I didn't mention those pistols because the OP is looking for a Luger at a reasonable price, and those Interarms guns are bringing right good prices these days. You can get a very decent original Luger for what one of those brings and it would have historical value which the Interarms guns don't have.

That whole story was a lesson in not believing market surveys. Every survey Interarms ran showed enthusiasm for a "new" Luger; but when the guns proved to cost as much as original guns (naturally, they were literally "made the old-fashioned way"), all that enthusiasm for a modern Luger dried up. Sales were not bad but the investment never paid off and all concerned took a hit.

Jim
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Old June 20, 2012, 07:35 PM   #14
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FWIW, the 7.65 (.30 Luger) pistols are a delight to shoot. The recoil is moderate, the cartridge is very accurate and feeding problems are non-existent.

I have heard this before, there are few complaints with .30 Luger except the price of ammo and that some current production is underloaded.
This does not square with the Common Wisdom that the same model in 9mm needs some sort of Secret European "Hot" ammunition.
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Old June 20, 2012, 09:51 PM   #15
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That whole story was a lesson in not believing market surveys. Every survey Interarms ran showed enthusiasm for a "new" Luger; but when the guns proved to cost as much as original guns (naturally, they were literally "made the old-fashioned way"), all that enthusiasm for a modern Luger dried up. Sales were not bad but the investment never paid off and all concerned took a hit.
You left out one important thing. Mauser made the wrong Luger! What they gave us was the long barreled Swiss pattern. THis model does not have the "lump" at the front bottom of the grip. It has a different look than the P.08 that everyone (besides Luger enthusiasts) recognises as the "Luger". It looked...funny...

SO, a funny looking Luger at a stiff market price just missed the mark of what people wanted. The market for Lugers is basically three different segments, and none of them is mainstream defensive handgun.

Luger collectors. Real Luger fans, who are buying real history. Many would buy a new Luger just to have, and compare with. Others would scoff, and stay with their collectables.

Shooters who always wanted a Luger, just to check it out, and a new one will do as well as a refinished one. Availability and price are big factors here.

And those who would find an interest in a Luger sparked by the availabilty of new ones, price would be big here also.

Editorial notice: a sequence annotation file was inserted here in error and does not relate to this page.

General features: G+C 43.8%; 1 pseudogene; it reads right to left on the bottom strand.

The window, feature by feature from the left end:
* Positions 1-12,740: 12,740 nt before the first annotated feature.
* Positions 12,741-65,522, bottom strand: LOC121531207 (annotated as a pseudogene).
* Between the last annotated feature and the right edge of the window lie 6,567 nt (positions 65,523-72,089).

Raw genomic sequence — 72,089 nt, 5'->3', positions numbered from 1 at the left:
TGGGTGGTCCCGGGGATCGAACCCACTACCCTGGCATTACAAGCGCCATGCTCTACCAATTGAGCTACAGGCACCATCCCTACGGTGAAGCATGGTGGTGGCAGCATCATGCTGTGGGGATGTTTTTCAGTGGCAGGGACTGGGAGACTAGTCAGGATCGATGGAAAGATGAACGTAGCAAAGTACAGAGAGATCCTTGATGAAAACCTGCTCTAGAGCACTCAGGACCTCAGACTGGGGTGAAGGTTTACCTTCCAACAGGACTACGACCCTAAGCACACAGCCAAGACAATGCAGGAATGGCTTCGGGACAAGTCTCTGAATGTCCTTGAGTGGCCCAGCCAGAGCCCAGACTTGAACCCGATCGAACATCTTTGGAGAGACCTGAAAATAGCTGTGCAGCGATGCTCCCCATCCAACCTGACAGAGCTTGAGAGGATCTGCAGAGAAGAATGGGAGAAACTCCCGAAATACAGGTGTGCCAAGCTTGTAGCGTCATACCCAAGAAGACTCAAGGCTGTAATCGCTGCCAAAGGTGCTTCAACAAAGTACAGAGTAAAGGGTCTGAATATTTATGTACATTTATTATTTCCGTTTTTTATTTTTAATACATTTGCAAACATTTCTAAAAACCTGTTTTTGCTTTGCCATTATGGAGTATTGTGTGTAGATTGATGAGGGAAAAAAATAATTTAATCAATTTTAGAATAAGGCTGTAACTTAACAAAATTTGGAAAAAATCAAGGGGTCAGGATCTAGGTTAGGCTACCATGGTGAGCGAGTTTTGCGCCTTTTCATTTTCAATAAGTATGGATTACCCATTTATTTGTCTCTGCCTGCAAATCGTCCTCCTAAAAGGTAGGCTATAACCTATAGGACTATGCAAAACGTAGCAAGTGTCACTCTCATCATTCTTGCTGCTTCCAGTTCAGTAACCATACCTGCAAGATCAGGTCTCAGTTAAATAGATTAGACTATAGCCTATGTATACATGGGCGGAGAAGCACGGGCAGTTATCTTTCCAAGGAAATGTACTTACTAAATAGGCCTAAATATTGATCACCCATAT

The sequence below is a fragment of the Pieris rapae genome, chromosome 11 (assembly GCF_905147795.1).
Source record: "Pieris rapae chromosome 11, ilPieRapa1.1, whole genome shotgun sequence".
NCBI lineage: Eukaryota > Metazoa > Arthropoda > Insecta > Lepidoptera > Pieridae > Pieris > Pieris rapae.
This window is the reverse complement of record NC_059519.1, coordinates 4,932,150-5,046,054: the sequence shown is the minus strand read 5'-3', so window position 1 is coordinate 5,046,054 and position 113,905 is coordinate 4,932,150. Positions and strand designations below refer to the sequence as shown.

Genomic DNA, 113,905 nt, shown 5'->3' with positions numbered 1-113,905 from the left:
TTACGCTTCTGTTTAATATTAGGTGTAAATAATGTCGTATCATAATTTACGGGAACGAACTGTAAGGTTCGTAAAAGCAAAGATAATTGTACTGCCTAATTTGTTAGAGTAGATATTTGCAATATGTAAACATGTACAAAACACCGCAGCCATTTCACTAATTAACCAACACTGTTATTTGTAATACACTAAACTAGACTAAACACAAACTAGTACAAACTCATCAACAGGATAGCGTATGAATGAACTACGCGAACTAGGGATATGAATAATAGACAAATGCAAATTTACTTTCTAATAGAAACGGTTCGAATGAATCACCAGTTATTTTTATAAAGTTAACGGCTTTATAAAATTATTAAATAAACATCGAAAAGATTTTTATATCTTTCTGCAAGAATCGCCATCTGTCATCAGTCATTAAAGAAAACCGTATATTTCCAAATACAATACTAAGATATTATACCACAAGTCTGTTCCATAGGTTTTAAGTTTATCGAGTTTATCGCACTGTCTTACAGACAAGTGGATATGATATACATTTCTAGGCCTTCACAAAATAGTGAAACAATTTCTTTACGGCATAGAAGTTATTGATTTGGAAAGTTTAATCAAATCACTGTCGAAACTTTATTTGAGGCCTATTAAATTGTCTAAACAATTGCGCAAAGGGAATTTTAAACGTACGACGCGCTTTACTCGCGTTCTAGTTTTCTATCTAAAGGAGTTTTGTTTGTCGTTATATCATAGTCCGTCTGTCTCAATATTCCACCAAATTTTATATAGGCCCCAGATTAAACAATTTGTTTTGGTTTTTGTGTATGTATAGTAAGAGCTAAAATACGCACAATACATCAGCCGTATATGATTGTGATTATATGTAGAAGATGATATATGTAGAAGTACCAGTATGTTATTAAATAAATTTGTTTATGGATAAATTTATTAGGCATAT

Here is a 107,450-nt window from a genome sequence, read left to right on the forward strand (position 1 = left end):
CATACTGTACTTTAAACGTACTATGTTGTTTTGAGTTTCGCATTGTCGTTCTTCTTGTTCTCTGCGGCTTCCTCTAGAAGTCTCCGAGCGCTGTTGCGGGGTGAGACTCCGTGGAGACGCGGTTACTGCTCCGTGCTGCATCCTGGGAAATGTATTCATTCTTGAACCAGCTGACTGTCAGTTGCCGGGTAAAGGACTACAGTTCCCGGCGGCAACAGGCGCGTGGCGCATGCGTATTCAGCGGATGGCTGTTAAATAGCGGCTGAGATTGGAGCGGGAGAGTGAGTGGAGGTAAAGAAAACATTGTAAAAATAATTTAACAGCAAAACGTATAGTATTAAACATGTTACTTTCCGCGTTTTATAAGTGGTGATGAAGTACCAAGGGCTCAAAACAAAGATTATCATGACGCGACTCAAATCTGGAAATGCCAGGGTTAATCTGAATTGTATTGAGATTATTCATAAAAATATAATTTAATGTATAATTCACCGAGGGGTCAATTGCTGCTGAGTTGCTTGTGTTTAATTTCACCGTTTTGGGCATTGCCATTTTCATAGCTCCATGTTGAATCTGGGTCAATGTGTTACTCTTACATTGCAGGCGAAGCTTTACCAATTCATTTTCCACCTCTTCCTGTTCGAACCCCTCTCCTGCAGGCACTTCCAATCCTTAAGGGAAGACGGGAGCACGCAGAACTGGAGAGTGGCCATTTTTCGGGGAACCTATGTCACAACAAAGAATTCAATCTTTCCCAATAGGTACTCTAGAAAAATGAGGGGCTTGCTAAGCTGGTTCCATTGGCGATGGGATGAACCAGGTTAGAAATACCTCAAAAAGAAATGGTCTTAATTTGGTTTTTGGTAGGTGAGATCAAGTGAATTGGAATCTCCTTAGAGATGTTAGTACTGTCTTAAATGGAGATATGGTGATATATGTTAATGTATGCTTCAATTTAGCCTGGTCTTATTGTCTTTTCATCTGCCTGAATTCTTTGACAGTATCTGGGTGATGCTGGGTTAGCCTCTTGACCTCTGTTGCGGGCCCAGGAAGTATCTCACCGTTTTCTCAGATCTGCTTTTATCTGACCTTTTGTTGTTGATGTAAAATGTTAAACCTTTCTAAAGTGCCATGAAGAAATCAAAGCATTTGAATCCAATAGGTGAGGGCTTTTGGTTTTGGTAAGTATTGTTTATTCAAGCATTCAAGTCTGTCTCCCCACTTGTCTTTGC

All niche markets. The biggest potential market back in the 70s when Mauser made them was WWII Vets, who always wanted to get a Luger in the war, and never got one. Trouble was, Mauser's gun didn't look right. It wasn't the one they fought against back then. And it was expensive. So sales were...slow. And that particular market is long gone today.

Lugers are a design from the dawn of the auto pistol age. They are one of the world's most recognized firearms. There is always a commercial interest in them, but as curios, not mainstream handguns. Not these days.
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Old June 21, 2012, 01:46 PM   #16
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Mauser first made the Swiss pattern for the simple reason that they were using the Swiss machinery, their own having been destroyed. After hearing the same complaint, they modified the tooling to make the German style gun, supposedly what the market was demanding. That market proved not to be there, either. (I have both versions; IMHO, neither is as good as the "real thing.")

The simple fact is that no one is going to buy a "new" or "repro" gun when he can buy the original for only a little more. Does anyone suppose that percussion revolver repros would sell if original guns cost $300 and there were enough to supply the market?

Jim
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Old June 26, 2012, 04:00 PM   #17
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FYI-Ive got some recent mfg Lapua .30 luger and it doesn't even come close to cycling my 1920 commercial model luger.
Gunbroker has a lot of Lugers for sale...
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Old June 26, 2012, 05:24 PM   #18
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Last i paid for a Russian reblued was $300,but that was back in 1998.For some reason, locally sold shooters are commanding $800 and up.